As the project supports multiple planning processes (IWRM, Water Safety Planning), the project has adopted a consistent planning method involving analysis, planning, implementation and monitoring.
Key to the planning method is availability and access to data. We have seen that data is one of the key issues in many GEF basins. Therefore, among the several tools being developed, the project is developing a data portal to ensure the availability of a basic data set.
The data portal retrieves remote sensing data that is freely available. This includes, but not limited to, rainfall data, temperature and evapotranspiration, vegetation data, soil water data, water bodies.
The data is near-real-time and accessed through a web-based portal. The data can be viewed and downloaded ass input data for analysis, in models and other tools.
With all the tools being developed, it is important to ensure that the stakeholders understand the tools being developed and how to interpret the outputs.
The project actively links to stakeholders through yearly technical trainings for in-depth training and testing of the planning DSS.
Feedback from the trainings are used to further develop the tools ensuring that the needs of the stakeholder can be supported by the DSS.
Awareness or knowledge workshops are also arranged. These are with high level staff within organisations with the purpose of enhancing the levels of understanding around the capabilities and potential uses of the DSS for decision-making and planning processes.
Stakeholders are also invited to participate in international events to share their experiences and represent the project at national or regional events. This helps build a sense of ownership from the stakeholders.
Working directly with the stakeholders, the project is supporting the achievement of the Sustainable Development Goals, in particular:
Goal 6 – Clean water and sanitation The project supports basin planning (TDA/SAP and IWRM) addressing risks on water availability and quality. Through this and by also supporting other local level approaches are important in ensuring a continuous supply of safe water.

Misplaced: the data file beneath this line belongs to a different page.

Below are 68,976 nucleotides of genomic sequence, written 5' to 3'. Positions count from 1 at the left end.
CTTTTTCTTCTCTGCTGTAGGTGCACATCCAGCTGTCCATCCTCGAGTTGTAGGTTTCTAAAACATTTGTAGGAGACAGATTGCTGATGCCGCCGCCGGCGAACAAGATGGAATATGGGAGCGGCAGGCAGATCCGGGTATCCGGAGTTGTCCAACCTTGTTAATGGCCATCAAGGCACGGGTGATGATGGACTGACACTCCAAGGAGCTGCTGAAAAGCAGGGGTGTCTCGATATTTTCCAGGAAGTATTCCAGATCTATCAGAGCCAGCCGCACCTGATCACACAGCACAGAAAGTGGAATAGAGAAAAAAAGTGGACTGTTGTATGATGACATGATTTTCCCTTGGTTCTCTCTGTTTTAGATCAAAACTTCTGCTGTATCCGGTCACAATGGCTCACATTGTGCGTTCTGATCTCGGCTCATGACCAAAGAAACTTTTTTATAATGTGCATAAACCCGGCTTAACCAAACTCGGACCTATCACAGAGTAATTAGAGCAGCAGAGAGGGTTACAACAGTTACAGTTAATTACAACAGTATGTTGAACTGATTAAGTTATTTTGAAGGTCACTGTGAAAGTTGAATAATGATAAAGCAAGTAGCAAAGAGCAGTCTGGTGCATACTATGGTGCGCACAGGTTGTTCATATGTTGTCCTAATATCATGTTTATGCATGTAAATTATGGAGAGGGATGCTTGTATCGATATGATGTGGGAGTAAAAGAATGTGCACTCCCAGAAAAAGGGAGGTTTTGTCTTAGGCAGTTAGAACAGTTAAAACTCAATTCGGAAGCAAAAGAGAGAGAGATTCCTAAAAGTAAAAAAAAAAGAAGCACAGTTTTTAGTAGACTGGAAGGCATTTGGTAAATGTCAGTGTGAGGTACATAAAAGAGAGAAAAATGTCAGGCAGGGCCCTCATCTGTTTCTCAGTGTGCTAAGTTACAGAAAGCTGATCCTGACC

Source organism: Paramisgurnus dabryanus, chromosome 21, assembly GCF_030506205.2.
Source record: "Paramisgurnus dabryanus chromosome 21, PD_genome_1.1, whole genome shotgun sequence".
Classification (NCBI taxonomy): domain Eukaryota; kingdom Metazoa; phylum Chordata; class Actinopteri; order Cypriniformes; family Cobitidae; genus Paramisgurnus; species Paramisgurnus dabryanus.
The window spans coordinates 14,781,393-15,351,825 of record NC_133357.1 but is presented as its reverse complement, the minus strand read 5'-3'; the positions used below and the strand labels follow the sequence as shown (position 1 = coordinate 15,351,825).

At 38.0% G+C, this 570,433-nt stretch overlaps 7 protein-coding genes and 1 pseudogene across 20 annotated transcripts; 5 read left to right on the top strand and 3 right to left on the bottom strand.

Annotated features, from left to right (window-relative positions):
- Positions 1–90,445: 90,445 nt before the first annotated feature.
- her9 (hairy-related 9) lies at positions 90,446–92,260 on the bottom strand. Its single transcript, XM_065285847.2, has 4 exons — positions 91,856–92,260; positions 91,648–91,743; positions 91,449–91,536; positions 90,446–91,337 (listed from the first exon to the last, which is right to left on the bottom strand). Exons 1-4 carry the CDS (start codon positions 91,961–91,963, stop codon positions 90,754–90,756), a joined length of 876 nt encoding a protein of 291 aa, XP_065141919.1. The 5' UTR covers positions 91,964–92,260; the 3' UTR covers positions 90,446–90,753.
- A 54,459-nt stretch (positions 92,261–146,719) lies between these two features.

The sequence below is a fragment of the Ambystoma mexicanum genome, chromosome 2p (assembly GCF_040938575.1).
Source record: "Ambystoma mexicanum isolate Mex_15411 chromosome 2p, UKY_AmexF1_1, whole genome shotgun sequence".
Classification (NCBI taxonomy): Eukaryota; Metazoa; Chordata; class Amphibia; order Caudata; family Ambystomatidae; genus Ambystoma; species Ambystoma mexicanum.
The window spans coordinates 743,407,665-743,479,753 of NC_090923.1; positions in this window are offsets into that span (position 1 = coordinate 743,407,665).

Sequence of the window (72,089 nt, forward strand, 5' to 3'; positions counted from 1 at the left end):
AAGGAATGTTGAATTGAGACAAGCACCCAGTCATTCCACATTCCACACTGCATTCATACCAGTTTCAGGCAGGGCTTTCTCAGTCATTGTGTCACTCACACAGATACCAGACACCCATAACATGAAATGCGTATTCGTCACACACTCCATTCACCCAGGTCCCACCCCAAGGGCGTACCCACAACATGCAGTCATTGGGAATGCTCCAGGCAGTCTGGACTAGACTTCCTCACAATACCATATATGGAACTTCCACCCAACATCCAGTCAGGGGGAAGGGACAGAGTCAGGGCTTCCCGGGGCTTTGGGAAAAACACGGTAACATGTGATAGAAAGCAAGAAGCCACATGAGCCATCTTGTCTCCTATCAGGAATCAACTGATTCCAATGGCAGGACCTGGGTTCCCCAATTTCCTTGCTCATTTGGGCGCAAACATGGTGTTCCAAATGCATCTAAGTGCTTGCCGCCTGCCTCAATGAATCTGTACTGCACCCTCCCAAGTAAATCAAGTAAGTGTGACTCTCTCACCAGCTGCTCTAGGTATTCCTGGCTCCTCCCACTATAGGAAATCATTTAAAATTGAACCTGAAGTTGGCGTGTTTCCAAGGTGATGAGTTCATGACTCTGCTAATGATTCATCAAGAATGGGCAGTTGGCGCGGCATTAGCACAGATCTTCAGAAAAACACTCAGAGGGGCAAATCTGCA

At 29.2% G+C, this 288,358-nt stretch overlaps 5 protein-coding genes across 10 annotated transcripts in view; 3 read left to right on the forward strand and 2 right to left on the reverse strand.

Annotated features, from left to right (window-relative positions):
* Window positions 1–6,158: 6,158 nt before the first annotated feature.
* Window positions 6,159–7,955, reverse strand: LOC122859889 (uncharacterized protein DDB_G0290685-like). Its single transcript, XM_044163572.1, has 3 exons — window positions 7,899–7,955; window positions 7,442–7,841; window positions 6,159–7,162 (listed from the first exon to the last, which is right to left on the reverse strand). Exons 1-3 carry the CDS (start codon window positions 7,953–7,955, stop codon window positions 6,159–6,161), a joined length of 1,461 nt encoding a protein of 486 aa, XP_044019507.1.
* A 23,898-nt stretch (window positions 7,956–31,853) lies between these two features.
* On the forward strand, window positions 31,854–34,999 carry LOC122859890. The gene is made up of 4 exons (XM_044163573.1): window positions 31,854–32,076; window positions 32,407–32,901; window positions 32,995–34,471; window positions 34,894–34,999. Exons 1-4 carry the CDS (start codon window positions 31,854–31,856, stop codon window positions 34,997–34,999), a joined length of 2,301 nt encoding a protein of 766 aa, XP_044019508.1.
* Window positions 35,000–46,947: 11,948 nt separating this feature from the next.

Goal 9 – Industry, innovation and infrastructure The project brings a science based approach supporting new and innovative approaches to water management at different scales. The information from the planning DSS can be used to better manage assets and understand were infrastructure is most vulnerable during a flood or drought event.
Goal 11 – Sustainable cities and communities The project is developing improved tools for land, water and urban managers to better plan for the impacts of flood and drought events at various scales (basin to city), by providing more scientifically sound information to feed into decision making processes.
Goal 13 – Climate action The project is developing functionality to include climate variability on the seasonal scale and climate change on the long-term scale in planning approaches across scales. This will enhance resilience and adaptive capacity to climate related hazards and disasters.
Goal 15 – Life on land One of the overall objectives of the project is to promote the sustainable management of resources in the basin by using science based technologies.
Goal 17 – Partnerships for the goals The project encourages and promotes collaboration between stakeholders, applauding the importance of knowledge exchange and information sharing to ensure more coordinated efforts in managing and planning for the impacts of flood and drought events.
The tools developed supporting various planning approaches are generic and flexible allowing users to customise the interface to address their specific needs. This ensures that all potential users’ needs can be addressed by the planning DSS.
The use of freely available satellite or global data within the project, ensures the availability and access of data
The awareness workshops help ensure that decision makers are aware of how the information from the flood and drought management tools can be used and applied in making informed decisions around water resource management especially flood and droughts.
What we have notice is there is unwillingness to change, which undermines the enabling environment needed to implement solutions.
There is a lack of understanding of the benefits behind a planning DSS for decision-making
There is a need to consider that stakeholders are at different levels regarding their capacities for planning
Lastly, there are financial constraints that exist and need to be understood as they hamper the sustainability of the tools after closure of the project.
Flood and Drought Management Tools (IWC8)
FLOOD AND DROUGHT MANAGEMENT TOOLS
IWC8 | Monday 9 May, 2016
Advanced IT & model